“The transition from civilian to soldier is kind of new, it’s a new discovery,” he said. “Coming back to the real world, you have to deal with all these people that don’t know what you’ve gone through, what you’ve experienced. But you have to readjust.”

Army Sgt. Tim Webster, a first-year psychology major who served from 2002-07, was stationed in the Middle East, Korea and Fort Meade, Md. for five years before returning home.

“When you’re entering the army, you’re entering an environment foreign to civilians,” Webster said. “When you get back [home], life is pretty boring. You feel like you’re doing something so meaningful, you come back and it feels like everything is pointless. You have a lot of freedom, but you don’t know what to do with yourself.”

Even though he wrestled with his transition, Morua said he feels lucky that he didn’t struggle as much as his peers — some of whom resorted to alcoholism.

Morua, a third-year political science major, also said he initially found the lack of discipline and order in his life unsettling. He said he was overwhelmed by the newfound freedom.

“For a year it was non-stop partying,” he said. “I hadn’t seen anyone for four years. … When you leave, you leave with these memories of how they were. … You come back to a different world.”

To ease the transition into their newfound roles as students, veterans often incorporate the skills developed in the military into their everyday lives.

Antonio said his experiences in the air force motivated him to attend college and major in global studies.

“Being deployed made me want to know more about the world,” Antonio said. “For me, it’s like being a soldier; you should know who you’re fighting and why you’re fighting, as opposed to doing it because you’re being told to.”

Like Antonio, Webster — who was stationed in the Middle East, Korea and Fort Meade, Md. — said the military allowed him to find his niche in the world.

“If you’re going to protect our secrets from foreign access, psychology is a key part of that,” Webster said. “I became interested in human behavior, what makes people tick.”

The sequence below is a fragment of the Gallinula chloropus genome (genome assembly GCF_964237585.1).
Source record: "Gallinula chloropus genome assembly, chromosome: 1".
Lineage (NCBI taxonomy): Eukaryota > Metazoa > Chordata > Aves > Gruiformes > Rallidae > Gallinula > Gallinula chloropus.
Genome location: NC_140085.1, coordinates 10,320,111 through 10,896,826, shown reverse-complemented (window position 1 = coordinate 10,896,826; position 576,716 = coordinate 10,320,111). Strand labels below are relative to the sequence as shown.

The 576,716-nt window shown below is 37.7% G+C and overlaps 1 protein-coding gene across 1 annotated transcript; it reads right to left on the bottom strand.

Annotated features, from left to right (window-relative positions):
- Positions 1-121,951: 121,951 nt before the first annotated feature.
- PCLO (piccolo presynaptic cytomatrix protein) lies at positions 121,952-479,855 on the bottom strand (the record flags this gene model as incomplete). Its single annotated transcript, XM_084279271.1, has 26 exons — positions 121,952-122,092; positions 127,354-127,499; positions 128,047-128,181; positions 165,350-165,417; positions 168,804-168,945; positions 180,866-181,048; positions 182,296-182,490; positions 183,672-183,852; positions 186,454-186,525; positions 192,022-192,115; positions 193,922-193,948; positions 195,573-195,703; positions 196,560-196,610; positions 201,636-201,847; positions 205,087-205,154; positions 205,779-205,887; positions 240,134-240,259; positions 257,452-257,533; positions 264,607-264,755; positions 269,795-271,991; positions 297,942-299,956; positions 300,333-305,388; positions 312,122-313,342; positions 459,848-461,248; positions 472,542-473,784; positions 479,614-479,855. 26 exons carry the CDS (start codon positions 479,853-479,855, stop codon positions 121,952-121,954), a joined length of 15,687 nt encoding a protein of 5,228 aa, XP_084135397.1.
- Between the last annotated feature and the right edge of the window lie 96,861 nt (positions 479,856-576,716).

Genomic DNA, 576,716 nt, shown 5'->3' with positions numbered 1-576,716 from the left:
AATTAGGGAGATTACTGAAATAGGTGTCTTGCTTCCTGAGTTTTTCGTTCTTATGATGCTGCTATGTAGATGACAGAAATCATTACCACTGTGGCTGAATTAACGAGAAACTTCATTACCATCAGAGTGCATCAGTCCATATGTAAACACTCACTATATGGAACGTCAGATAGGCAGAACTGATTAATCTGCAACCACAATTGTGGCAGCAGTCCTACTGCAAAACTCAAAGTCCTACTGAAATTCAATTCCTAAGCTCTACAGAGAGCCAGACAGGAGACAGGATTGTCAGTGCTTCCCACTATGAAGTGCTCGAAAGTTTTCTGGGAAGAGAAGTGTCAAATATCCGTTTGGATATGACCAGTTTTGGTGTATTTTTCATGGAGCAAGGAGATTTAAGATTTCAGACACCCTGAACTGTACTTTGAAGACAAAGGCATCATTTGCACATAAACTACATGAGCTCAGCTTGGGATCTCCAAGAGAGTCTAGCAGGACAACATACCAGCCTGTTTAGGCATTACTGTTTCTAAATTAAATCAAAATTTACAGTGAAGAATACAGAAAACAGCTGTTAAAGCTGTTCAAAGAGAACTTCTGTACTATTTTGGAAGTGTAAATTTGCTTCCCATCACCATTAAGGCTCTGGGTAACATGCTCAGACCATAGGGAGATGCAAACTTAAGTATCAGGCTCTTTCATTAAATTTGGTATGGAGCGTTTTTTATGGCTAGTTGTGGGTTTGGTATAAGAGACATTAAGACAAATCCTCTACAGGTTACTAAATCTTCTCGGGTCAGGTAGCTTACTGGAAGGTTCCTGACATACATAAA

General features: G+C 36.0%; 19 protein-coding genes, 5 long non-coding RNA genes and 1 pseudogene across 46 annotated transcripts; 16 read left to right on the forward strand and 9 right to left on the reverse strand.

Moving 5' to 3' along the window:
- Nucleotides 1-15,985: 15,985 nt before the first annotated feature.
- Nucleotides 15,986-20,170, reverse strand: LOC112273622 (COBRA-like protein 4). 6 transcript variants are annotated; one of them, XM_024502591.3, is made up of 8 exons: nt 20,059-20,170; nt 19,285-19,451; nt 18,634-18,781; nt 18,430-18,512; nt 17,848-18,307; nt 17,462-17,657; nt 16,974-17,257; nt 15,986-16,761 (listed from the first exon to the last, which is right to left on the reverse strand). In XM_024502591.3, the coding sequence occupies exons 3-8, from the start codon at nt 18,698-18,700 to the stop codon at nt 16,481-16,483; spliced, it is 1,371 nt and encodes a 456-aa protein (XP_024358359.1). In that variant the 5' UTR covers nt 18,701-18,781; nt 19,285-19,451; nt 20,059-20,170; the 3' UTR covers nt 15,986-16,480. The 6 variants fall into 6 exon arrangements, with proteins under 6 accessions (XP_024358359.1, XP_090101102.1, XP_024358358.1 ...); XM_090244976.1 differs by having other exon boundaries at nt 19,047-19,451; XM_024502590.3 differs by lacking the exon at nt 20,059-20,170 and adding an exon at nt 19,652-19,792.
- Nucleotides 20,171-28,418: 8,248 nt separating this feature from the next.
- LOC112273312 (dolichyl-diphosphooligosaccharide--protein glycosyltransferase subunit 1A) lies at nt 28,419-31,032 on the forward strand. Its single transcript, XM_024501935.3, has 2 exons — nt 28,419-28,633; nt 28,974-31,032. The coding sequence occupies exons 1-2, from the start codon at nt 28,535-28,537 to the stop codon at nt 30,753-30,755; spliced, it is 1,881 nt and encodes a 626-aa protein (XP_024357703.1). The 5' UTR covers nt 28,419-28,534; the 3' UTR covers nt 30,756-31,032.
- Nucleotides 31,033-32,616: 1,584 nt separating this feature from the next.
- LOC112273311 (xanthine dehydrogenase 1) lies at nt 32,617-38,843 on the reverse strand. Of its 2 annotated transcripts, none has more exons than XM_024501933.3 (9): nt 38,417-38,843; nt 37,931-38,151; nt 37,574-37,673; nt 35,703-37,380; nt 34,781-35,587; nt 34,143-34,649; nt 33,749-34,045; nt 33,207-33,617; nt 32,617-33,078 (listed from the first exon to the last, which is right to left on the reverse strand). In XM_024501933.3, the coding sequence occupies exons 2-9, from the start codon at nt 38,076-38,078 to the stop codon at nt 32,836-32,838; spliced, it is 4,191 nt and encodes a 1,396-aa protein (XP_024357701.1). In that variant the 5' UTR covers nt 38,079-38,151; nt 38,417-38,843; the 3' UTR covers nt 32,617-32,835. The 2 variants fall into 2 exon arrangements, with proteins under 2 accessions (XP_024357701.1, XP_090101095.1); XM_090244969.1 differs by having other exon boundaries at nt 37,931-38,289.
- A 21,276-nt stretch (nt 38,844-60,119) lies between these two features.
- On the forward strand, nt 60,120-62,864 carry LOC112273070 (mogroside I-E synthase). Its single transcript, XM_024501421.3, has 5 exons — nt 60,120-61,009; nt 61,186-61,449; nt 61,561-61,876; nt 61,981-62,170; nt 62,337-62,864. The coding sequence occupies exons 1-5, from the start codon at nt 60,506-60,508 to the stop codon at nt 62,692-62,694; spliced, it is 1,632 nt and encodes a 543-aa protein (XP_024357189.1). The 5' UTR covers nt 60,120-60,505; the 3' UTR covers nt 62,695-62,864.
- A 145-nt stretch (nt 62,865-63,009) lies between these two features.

However, Antonio said civic duty will always be his priority.

“I serve my country first and I’m a student second,” he said.

Pagenkopf, who served in the first Gulf War, said the discipline he developed in the navy allows him to excel as a student.

“I wake up early every morning, I don’t give up,” he said. “I’m cleaner and more organized than I was before the military. … I’m a single parent — my daughter is 14 years old. We lead a simple life, we’re pretty happy.”

Pagenkopf also said he is more grateful for the small joys in life.

“I have a more mature outlook on the world,” he said. “I have a much better appreciation for things that people take for granted … basic things like having a toilet with flushing water, a clean toilet, privacy.”

Giving Back to the Vets

Clinical psychologist and Post-Traumatic Stress Disorder specialist Kirsten Gabriel said it’s common for service members to struggle with the disorder as one in four military personnel engage in active combat. Furthermore, she said, the student veterans she counsels suffer from a number of illnesses, whether PTSD, depression or alcoholism.

According to Gabriel, she treats one to two student vets suffering from PTSD every week. She estimated that two to three other students most likely meet with other counselors throughout the week.

Unfortunately, Gabriel said, the stigma of needing therapy prevents many vets who require aid from seeking it. Although historical practices of discharging service members who seek counseling are no longer followed, Gabriel said some agencies, like the FBI, still frown upon the decision to enter therapy.

Whether reluctant or not, Gabriel said vets will be able to adjust better if they seek help early on, instead of waiting to reach a breaking point.

The Post-9/11 G.I. Bill of Rights that took effect in August 2009 reduced the financial burden that awaits many service members’ post-deployment.

Gina Funderburgh, UCSB Veterans Certifying Official, said vets are now eligible for greater benefits including free tuition to any public college in their respective state, a housing stipend, annual $1,000 book and supplies allowances and tutorial assistance grants. Counseling Services offers free consultations for all students and Student Affairs offers crisis intervention, referral to psychiatrists, couples and group therapy.

Funderburgh said UCSB receives $2.1 million annually in benefits for “post 9/11 students” and California also waives $3.1 million worth of tuition fees for dependants of veterans attending the university.

The university hosts priority registration and housing, a vocation rehabilitation program for service members with injuries, veteran’s benefits services at the Registrar’s Office, veteran’s resource team, a student veteran organization, a course for transfer student veterans and free counseling services.

Funderburgh said her experience with student veterans over the last 10 years has been gratifying.

“As a result of them I wish I had gone in the military,” she said. “I would have been a better person if I would have. I’m grateful to serve them.”

Whether You Support Them, They Support You

We hear reports about foreign wars often — sometimes every day. Accounts of conflict can seem straightforward when conveniently translated into numbers and borders by the media. But that’s not the whole picture.

The ex-soldiers, medics, marines, pilots, sailors and patriots living among us tell a more personal story.

According to Dale, regardless of what students may hear or read regarding the wars in Iraq and Afghanistan or veterans in general, students should inform themselves and seek information from diverse sources in order to find a middle ground.

“The war isn’t in the headlines,” he said.